On the left side of the dashboard there are two components that show the percentage of systems with respect to IT and OT asset classification type. Each component has a column for the system count and overall percentage. The components in the middle of the center column use the Common Platform Enumeration (CPE) detections. This attribute is part of the vulnerability plugin and can denote hardware, applications, or operating system vulnerabilities. In addition, the CPE contains manufacture information.

System managers can use this information as a starting point for vulnerability analysis and patch management efforts. In the right-hand column, there are four components that track when an asset is first discovered on the network and when last seen. These two attributes help asset managers track when new systems are detected and if the system is in current use. The bottom components use the Asset Identification plugins to show a summary of the device types detected, and the operating systems used.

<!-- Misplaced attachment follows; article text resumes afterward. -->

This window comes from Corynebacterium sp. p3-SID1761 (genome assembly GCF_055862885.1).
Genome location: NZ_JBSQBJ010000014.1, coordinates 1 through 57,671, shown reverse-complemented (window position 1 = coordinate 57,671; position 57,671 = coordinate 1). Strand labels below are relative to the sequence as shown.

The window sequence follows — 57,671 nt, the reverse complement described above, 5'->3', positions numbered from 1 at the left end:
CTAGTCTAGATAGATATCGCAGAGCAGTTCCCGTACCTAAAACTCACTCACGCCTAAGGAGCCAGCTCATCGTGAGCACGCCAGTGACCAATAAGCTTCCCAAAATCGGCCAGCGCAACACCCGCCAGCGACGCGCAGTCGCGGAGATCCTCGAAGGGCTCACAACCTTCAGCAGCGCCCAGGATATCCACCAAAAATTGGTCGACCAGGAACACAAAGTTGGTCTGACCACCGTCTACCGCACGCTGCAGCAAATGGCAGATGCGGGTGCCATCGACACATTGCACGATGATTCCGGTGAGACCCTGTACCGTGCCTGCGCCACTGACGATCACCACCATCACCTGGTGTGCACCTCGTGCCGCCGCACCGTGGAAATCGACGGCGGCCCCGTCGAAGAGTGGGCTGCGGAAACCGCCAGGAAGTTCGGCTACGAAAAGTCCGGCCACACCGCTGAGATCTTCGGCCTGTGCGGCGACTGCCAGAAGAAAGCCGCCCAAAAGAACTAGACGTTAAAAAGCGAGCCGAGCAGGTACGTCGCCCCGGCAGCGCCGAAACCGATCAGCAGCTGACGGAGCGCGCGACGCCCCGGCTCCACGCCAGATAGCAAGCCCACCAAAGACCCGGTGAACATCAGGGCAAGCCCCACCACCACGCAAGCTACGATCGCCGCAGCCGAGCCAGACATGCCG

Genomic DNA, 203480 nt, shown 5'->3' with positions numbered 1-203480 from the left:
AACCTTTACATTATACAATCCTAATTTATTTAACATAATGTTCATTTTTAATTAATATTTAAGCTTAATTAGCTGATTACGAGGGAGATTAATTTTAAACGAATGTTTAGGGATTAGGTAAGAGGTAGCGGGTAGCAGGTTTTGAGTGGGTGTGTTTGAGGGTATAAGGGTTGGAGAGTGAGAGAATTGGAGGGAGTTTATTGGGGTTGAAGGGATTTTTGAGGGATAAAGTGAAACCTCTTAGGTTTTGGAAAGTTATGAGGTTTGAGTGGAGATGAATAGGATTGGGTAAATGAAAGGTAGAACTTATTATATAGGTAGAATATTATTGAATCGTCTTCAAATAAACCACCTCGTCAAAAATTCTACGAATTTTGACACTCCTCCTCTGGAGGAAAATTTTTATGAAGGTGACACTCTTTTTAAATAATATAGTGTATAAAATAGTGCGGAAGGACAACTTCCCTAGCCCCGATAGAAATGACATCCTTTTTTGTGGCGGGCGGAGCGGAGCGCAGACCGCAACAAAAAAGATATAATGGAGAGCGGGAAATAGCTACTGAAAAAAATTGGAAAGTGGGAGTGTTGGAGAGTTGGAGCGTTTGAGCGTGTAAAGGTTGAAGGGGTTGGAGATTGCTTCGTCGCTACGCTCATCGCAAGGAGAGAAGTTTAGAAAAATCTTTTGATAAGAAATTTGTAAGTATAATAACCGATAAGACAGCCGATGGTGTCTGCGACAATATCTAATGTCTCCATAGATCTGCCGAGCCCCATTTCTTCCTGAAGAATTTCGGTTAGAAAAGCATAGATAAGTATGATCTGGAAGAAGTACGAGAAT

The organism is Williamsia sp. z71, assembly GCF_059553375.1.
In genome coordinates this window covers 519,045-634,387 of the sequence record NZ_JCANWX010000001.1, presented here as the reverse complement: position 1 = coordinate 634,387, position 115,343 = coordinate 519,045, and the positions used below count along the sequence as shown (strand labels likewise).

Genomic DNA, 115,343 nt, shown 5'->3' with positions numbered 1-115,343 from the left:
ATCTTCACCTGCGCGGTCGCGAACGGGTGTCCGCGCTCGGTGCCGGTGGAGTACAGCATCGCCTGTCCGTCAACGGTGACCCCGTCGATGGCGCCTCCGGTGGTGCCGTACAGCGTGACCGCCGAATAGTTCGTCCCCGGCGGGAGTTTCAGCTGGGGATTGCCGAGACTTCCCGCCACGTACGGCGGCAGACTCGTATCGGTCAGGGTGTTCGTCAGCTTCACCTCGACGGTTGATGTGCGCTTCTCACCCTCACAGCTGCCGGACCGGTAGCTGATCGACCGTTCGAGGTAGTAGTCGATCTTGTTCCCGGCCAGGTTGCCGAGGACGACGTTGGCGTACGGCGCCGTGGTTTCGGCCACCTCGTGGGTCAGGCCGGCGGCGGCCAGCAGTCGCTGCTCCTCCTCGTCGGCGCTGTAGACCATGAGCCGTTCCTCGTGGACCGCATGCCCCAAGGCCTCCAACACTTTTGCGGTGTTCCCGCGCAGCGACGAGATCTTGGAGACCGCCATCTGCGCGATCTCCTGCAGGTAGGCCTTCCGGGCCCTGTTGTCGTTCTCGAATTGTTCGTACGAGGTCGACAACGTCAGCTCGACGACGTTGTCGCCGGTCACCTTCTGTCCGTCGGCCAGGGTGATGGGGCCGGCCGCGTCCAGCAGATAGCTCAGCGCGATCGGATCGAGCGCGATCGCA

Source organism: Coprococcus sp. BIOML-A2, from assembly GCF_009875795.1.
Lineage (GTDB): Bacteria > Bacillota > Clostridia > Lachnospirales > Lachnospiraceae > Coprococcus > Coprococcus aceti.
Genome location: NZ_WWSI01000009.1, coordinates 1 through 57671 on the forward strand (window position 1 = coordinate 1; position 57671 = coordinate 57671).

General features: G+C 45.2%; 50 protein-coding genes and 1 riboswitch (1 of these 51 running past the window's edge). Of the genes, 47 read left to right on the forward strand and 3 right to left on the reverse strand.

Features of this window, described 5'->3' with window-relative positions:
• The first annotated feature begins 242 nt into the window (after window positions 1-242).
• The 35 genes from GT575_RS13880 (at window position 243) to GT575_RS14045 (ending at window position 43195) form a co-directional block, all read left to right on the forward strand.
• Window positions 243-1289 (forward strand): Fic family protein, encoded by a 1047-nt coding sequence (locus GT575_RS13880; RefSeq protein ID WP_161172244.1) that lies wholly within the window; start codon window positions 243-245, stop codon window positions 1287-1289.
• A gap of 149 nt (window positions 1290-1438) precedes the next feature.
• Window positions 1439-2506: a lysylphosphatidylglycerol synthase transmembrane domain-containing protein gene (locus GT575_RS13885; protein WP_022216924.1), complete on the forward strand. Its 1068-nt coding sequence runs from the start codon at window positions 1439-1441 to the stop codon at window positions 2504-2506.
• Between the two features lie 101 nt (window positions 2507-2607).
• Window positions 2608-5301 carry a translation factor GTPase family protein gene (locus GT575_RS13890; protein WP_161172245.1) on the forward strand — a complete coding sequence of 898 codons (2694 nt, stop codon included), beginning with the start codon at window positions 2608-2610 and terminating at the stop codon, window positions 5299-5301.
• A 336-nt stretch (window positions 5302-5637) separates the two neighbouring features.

Organizations are afforded the opportunity to perform risk analysis based on OT and IT data in a single unified platform with Tenable OT Security and either Tenable Vulnerability Management or Tenable Security Center. In the top row of The Getting Started with Tenable OT Security dashboard in Tenable Vulnerability Management, the CISO is able to quickly see the status of OT assets by the total number of assets detected, critical, and high severity vulnerabilities, and the criticality rating and run status. The criticality rating is established by default per the device type; however, this rating can be modified as needed.

As the role of the risk manager expands to include OT devices, the next row of widgets presents the data in a more vulnerability management-based view. The ring chart shows the most common vulnerabilities based on the total count of affected assets, and the matrix shows a heat map view aligning CVSS and VPR. By viewing the correlation of the Risk Ratings, CVSS, VPR, and criticality rating, risk managers are able to gain clear understanding of their overall IT/OT risk.

The Cyber Exposure Lifecycle begins with the Discovery phase, where the objective is to map and identify assets across the organization. The next two rows provide counts and summary lists of assets by discovery classifications, such as the Purdue Levels, Device Type, OT Type, and IT Type.